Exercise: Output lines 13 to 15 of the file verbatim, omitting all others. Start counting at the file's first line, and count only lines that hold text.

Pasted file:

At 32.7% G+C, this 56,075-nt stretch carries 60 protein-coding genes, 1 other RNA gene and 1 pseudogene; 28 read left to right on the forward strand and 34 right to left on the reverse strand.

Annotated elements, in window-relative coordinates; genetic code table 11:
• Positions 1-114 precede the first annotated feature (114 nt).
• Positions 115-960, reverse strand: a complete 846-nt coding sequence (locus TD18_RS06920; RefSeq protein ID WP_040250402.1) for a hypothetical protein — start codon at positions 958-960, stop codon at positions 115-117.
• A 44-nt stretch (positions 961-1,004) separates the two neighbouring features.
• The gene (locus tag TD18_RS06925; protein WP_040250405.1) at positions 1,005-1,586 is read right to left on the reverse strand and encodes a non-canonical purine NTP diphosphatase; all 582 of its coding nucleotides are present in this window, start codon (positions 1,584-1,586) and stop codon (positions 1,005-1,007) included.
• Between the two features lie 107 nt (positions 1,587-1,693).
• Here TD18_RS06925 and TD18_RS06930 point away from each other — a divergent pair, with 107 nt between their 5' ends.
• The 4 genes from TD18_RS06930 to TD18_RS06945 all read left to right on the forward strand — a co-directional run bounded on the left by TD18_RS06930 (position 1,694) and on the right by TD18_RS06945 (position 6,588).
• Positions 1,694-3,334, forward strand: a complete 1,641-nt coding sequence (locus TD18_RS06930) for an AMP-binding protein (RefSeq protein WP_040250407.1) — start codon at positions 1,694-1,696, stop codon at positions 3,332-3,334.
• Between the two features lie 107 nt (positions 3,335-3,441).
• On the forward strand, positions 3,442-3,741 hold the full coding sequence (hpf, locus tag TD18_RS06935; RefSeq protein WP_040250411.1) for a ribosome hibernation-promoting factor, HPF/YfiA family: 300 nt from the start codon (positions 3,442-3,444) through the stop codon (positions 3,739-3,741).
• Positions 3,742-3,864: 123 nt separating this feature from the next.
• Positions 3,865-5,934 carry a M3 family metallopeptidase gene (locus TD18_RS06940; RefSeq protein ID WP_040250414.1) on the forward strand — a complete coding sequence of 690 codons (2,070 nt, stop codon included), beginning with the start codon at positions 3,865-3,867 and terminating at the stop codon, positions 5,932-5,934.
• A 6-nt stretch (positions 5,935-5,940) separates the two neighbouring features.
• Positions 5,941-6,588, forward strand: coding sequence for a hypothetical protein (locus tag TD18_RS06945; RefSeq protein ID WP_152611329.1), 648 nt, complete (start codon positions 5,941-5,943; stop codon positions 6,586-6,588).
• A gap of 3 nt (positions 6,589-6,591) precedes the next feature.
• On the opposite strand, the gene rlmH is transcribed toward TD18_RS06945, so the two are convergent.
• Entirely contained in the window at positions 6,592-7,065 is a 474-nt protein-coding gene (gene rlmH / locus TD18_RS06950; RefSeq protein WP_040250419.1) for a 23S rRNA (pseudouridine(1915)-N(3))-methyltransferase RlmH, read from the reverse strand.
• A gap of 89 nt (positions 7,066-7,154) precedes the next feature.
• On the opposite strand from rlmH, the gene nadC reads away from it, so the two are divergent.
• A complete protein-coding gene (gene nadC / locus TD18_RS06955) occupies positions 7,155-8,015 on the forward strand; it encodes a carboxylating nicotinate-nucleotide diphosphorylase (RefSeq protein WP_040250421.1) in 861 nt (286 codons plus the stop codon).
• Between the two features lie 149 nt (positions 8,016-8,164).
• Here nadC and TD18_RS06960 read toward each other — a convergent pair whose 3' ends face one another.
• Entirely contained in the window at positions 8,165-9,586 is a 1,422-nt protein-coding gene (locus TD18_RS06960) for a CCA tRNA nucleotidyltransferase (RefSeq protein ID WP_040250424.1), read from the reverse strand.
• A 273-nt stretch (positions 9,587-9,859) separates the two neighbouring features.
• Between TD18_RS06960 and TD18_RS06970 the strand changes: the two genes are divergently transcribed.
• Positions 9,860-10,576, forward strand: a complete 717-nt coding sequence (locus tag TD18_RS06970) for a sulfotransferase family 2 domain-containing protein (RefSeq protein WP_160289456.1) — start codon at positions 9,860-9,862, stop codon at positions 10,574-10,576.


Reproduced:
• Positions 3,742-3,864: 123 nt separating this feature from the next.
• Positions 3,865-5,934 carry a M3 family metallopeptidase gene (locus TD18_RS06940; RefSeq protein ID WP_040250414.1) on the forward strand — a complete coding sequence of 690 codons (2,070 nt, stop codon included), beginning with the start codon at positions 3,865-3,867 and terminating at the stop codon, positions 5,932-5,934.
• A 6-nt stretch (positions 5,935-5,940) separates the two neighbouring features.